PIC OF THE MONTH
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Parental Care Redux
Feeding her young?
This photograph was taken in the Siamese crocodile exhibit at the St Augustine Alligator Farm, fascinating in itself because the young were hatched within the enclosure and allowed to live with both parents for nearly a year. In mid-July, the adult female was fed a skinned nutria (a type of South American rodent) as normal, but instead of eating it immediately she moved away from the male and allowed one hatchling to approach it and begin to feed. The following week she was fed another nutria, and a remarkable piece of behaviour was observed. John Brueggen, General Curator of the Alligator Farm, explains:
"This week, the male did not make any effort to take the meat away from her in the beginning. She sat for more than an hour letting the hatchlings feed from the meat. In the past, if the male was coming for her meat, she would move away from him and gobble the meat up quickly. About a half hour into this, the male did come out of the pool and try to take the meat. The female moved away, in fact into the pool, and then crawled back on to land to allow the juveniles to feed again. The entire thing ended when she sat up in an attempt to shake the meat into pieces and the meat happened to swing into the males mouth and he ran off with it and ate it ... This is the second time it has happened, and she is very deliberate about it. She makes sure the male does not get the meat, but sits with her mouth slightly open while the babies tear off pieces. They have waited almost an entire year to demonstrate this behavior."
So, what is really happening here? Are we seeing a remarkable extension of parental care in crocodilians, feeding of the young - a behaviour typically associated with birds and mammals? St Augustine is not the only place to have reported this behaviour: an experienced private keeper in Florida has reported parental feeding in captive broad-snouted caiman (Caiman latirostris), and a researcher in South America has reported seeing it in wild Orinoco crocodiles (Crocodylus intermedius).
Of course I would love to believe that we're seeing a new type of parental care in crocodilians, but let's be analytical for a moment. This is only the second time in a year that this behaviour has been observed, which doesn't suggest that it's a typical behaviour, nor one that is essential to the survival of the young during a critical period of their life. Perhaps the female only feeds juveniles once they attain a certain size (eg. too small to tear off pieces of meat) but by this stage they are normally established and capable of capturing a variety of live prey for themselves.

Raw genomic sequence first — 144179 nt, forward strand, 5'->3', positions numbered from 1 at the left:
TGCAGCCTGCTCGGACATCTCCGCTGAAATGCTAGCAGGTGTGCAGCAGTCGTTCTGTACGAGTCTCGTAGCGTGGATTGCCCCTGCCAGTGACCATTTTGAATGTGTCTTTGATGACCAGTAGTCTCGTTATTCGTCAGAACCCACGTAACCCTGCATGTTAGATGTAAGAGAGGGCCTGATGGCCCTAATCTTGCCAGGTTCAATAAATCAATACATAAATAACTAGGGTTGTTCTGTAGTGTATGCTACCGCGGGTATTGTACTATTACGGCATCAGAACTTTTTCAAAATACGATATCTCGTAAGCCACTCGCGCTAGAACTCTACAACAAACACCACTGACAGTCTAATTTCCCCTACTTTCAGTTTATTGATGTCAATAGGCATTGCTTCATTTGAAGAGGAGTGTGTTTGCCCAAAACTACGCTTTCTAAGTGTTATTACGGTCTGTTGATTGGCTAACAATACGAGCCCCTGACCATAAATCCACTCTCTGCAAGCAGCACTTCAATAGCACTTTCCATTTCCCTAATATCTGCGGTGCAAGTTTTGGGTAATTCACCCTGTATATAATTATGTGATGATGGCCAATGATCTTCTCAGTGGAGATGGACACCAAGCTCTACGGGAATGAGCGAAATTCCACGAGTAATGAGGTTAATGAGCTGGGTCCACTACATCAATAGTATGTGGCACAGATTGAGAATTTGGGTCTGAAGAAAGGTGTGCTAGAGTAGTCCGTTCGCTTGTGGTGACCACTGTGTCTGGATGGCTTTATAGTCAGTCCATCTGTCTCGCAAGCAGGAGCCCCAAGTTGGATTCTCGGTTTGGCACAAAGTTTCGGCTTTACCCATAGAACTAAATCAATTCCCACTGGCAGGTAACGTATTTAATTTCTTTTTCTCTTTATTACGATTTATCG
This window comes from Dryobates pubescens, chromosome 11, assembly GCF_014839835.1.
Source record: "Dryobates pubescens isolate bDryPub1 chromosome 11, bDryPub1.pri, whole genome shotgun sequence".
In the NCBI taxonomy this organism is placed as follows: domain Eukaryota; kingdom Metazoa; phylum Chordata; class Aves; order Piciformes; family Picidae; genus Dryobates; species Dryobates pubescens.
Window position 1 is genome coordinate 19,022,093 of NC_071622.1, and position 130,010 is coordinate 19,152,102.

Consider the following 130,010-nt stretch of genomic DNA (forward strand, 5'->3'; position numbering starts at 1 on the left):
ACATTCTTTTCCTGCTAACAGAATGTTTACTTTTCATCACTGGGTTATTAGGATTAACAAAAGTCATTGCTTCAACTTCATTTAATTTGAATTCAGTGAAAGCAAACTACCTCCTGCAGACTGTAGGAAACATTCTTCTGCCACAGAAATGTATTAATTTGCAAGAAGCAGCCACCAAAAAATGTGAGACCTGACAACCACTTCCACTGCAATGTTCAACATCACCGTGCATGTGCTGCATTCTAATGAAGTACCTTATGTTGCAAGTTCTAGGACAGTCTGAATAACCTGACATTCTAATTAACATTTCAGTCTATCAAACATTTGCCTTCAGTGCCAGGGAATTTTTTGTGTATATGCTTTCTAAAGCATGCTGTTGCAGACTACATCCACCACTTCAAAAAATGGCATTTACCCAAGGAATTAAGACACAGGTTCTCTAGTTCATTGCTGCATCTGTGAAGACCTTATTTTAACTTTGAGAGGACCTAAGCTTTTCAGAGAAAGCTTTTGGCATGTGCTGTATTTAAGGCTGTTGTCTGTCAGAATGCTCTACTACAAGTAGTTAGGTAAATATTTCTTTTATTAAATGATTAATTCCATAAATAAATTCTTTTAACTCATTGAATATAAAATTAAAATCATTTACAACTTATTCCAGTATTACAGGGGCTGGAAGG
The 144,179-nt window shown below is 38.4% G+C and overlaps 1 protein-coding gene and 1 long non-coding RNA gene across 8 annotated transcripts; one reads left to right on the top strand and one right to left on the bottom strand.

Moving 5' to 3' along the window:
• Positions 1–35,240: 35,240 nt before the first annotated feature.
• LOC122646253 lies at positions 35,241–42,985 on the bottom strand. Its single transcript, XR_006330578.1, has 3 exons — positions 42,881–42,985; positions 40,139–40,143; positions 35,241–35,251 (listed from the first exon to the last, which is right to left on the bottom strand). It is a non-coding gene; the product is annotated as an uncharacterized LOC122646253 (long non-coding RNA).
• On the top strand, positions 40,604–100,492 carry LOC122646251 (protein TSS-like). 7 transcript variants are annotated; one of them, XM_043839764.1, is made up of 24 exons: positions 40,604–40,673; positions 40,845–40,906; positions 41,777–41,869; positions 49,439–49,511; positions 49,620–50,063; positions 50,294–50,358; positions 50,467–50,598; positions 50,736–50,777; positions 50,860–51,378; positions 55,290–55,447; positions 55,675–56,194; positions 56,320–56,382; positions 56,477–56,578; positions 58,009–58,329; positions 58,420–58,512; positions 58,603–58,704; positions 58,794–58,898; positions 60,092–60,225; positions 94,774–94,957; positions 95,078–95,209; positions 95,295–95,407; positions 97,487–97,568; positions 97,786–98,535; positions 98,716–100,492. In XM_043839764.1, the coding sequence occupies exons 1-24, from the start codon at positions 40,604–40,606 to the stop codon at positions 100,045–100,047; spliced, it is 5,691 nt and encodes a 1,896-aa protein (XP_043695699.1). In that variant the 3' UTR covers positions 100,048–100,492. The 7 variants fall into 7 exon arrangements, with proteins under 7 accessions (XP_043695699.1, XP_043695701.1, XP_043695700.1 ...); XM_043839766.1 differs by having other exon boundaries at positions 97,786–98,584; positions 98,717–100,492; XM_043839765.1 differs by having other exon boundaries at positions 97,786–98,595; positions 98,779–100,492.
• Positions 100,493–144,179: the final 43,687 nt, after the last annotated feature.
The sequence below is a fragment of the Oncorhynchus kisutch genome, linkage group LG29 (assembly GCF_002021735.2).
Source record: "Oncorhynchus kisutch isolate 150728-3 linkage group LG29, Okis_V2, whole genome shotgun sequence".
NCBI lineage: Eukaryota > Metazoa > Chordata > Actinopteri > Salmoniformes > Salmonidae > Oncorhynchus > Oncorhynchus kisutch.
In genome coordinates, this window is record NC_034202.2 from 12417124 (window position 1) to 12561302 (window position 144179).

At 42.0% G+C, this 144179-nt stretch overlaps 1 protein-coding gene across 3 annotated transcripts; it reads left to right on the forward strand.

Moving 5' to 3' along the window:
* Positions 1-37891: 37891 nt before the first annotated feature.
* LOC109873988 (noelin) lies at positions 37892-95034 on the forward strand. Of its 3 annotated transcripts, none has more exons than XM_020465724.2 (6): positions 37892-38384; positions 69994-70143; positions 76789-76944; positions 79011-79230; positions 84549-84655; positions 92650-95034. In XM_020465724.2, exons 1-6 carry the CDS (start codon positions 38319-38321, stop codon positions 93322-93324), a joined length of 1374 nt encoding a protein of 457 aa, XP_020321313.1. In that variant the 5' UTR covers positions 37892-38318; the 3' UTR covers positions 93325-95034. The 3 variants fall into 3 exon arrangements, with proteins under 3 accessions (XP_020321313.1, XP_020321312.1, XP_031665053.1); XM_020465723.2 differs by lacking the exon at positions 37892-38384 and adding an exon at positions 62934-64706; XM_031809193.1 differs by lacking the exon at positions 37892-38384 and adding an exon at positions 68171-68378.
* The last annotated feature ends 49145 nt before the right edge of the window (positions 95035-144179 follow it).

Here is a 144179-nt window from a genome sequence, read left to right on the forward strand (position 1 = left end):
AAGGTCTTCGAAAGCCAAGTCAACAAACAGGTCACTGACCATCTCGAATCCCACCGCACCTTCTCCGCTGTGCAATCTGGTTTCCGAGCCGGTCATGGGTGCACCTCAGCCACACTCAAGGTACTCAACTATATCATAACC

Let me postulate an alternative scenario:
It is typical for an adult crocodilian, once it has food in its mouth, to retreat from other adults to prevent the food from being stolen. Perhaps this is what happened here, and the female happened to move towards her juveniles (that were also keeping out of the male's way) and sat immobile for several minutes. Such behaviour is quite normal, as crocodilians often sit with food in their mouths (a few minutes to over half an hour). During this time, the juveniles would have detected the food (smell, sight) and taken the opportunity to approach and begin eating. The female ignored them because of their size, and possibly because she recognised them as her juveniles.
The male approached before she was ready to swallow the meat, so she moved away into the water. Upon leaving the water, she prepared to break the meat into more manageable pieces for swallowing. She whipped her head quickly from one side to another - a behaviour perfect for ripping large prey items into several smaller pieces. This resulted in the food landing in the male's mouth, which was his cue to steal it. Once the meat was eaten, the juveniles lost their opportunity to scavenge.
So, the behaviour seen was either a rare example of parental feeding of juveniles, or the juveniles were exercising their opportunistic nature while the female dawdled.
Which scenario is more likely? It is tempting to view this as an example of parental feeding, but such behaviour has been so rarely observed that its selective or intrinsic value is difficult to see. Of course, it cannot be discounted, and that's what makes it interesting. There's so much we don't know about crocodilians - they can inspire a person for their entire life, and still leave questions unanswered. Truly, crocodilians never cease to amaze me!
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